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Sunday, August 22, 2010

Preparing to Win

In a recent post, Rory nailed the essence of Coach Bear Bryant's adage that "The Will To Win Compares Little To The Will To Prepare To Win.".

One of Rory's readers asked "why do some people have that will to prepare and others do not...". It's a really good question. I'm not sure I have a clear answer. I know that see the difference all the time; one of the perks of teaching and training at one of the premier Muay Thai/MMA schools in the area (if not the country) is that you get to see a lot of aspiring competitors. I've seen a lot of "future UFC champions" come through the doors. I've never seen one of them actually make it into the UFC. Hell, I haven't even seen most of them fight. The guys who succeed at fighting are usually the ones who come down saying "I just want to train", and stick it out long enough to make something of themselves.

Part of the issue, I think, is that the process of preparing to win requires a lot of hard, often tedious, work. It's the tediousness that breaks a lot of people, but particularly the "future champions." Tell them to glove up and get ready for sparring, and they are all energy and excitement. Tell them they need to go do 1000 jabs on the bag, and, they look at you like you just took away their birthday cake. But it's the 1000 jabs that change how you spar. There is no substitute for getting the reps in.

This applies to self-defense too; people want to see what Coach Blauer calls The Move(TM). They want to hear that if they learn this one magical secret, they'll never have to be afraid again. The truth is that violence is pretty complicated, and you can spend a whole lot of time studying it and still not have all of the answers. Yes, I can show someone how to defend themselves really quickly (if they can make a mindset shift, I can show them in about five seconds). But really understand violence? Having a complex skill set to fall back on in a crisis? That takes time.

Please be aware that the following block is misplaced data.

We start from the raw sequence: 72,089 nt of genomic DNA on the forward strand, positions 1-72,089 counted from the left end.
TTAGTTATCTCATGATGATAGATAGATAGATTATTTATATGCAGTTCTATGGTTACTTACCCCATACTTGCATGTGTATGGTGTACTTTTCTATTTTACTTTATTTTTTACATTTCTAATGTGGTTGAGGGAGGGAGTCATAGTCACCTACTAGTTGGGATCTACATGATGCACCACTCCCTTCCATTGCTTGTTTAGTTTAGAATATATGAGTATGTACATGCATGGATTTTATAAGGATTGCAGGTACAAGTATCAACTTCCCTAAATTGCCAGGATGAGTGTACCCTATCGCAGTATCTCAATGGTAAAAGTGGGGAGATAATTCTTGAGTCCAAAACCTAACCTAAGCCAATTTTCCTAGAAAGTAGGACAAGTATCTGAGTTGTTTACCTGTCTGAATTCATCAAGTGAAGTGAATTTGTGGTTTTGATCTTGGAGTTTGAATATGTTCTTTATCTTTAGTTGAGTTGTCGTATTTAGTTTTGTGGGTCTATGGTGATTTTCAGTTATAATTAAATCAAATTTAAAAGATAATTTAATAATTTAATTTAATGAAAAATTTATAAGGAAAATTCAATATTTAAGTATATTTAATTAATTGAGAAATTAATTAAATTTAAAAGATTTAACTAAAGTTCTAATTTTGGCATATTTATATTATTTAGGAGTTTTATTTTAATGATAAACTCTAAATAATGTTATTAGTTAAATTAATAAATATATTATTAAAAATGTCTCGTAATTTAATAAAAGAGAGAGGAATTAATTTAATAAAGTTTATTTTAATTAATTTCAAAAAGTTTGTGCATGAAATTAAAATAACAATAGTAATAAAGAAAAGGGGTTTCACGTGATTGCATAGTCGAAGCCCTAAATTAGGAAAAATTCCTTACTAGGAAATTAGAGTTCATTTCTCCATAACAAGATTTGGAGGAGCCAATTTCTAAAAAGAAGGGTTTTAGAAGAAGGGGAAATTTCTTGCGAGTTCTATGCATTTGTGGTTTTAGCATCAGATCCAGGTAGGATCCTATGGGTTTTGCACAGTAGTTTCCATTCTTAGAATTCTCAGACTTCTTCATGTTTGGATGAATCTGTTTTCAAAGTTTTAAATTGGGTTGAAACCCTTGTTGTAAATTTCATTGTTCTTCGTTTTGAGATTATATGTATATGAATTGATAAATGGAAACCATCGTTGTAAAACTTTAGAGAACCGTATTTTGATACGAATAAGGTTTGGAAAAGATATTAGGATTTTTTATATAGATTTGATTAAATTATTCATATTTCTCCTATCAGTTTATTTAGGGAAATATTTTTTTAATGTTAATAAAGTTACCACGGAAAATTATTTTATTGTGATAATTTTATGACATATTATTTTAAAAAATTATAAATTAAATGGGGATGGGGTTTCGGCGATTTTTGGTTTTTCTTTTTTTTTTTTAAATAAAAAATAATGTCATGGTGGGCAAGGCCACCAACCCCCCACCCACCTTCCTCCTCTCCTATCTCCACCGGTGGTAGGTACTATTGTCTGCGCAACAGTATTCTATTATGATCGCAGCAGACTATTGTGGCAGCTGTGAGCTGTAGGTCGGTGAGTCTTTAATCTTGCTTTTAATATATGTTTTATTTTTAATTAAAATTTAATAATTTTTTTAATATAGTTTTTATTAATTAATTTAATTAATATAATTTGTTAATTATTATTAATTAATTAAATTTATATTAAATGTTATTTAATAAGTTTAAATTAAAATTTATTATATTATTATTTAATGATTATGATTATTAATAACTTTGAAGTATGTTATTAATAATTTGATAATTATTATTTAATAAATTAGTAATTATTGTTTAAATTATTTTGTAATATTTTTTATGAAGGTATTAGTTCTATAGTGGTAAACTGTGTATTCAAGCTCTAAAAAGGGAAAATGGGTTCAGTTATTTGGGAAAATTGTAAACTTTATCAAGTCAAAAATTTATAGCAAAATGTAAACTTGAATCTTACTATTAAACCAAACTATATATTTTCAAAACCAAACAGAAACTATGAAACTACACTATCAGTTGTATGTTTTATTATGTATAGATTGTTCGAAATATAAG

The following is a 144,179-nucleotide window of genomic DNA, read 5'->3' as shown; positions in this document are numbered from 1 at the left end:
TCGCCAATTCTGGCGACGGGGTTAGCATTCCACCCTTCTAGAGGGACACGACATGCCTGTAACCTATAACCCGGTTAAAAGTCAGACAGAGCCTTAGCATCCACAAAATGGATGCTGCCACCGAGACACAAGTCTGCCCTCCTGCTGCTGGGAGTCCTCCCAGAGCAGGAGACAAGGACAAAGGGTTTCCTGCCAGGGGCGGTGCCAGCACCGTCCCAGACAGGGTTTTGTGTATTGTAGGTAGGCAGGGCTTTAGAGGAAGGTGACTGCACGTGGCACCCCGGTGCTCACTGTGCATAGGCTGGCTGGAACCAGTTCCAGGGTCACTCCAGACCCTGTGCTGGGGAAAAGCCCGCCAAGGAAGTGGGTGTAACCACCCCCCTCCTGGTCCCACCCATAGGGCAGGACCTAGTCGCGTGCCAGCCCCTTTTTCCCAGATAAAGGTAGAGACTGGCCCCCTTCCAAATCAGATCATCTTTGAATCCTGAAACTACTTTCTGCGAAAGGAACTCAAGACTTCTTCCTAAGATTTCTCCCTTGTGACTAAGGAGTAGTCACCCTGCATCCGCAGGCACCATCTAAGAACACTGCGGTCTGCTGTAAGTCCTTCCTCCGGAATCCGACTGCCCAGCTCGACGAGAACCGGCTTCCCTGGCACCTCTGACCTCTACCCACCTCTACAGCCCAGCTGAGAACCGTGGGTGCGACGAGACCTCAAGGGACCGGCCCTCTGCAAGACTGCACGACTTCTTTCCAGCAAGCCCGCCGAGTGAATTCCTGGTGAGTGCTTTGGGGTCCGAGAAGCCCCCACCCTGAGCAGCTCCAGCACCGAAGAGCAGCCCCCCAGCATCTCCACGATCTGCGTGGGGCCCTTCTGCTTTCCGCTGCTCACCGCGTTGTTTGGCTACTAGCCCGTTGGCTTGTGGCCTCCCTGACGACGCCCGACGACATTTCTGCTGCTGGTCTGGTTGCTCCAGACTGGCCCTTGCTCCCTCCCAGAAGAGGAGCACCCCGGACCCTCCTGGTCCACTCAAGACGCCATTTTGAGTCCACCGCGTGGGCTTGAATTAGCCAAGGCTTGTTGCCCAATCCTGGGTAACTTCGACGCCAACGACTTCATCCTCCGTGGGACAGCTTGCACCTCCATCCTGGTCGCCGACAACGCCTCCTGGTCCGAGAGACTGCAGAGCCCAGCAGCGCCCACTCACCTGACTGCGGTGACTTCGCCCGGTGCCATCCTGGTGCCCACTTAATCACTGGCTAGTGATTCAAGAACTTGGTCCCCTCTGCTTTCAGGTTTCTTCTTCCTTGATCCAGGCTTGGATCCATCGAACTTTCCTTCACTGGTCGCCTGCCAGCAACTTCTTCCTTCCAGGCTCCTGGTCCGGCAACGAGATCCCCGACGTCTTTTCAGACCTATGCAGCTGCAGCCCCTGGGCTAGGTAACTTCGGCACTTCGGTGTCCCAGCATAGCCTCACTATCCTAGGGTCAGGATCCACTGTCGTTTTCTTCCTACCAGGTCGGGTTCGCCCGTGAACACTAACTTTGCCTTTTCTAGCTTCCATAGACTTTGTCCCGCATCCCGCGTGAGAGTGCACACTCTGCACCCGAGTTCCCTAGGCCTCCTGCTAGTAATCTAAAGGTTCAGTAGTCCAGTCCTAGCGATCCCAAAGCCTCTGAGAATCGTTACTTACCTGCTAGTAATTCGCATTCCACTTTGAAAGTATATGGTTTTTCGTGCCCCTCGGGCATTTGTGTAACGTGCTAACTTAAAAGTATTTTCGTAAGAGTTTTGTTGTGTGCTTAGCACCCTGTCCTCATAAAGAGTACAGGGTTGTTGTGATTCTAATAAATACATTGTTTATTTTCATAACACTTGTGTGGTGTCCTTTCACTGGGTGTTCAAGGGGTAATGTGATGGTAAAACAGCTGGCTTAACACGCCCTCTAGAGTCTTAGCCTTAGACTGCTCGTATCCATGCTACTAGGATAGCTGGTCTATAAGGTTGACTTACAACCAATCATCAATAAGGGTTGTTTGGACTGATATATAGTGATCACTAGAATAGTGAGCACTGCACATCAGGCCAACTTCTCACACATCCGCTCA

That's the preparing to win part. The time. The reps. Doing something not just until you get it right, but until you consistently get it right. For some reason, people don't really want to hear that.

The people who do get it tend to be people those people who have had to work hard for themselves in other areas. Ironically, it's the working mothers and fathers, the guys who train while holding down a job and trying to raise a family that often train harder and more intelligently than the guys who have nothing to do but train all day. That's not always true, but there seems to be a pattern there. Those who have already learned what it means to work hard to earn something understand that it applies in the gym too. Those who haven't learned that lesson don't get it.

There are other factors too. Another of Rory's readers mentions perceived need--if you think you desperately need something, you'll work harder than if you don't need it at all. Combat athletes, in particular, are sometimes driven by strange demons. Some of them are the things you'd expect: bad parents, a history of being bullied, etc. Some of them aren't. It's hard to call.

If you train regularly, then whatever motivates you needs to last much longer than the fight. Otherwise, it's pretty worthless.

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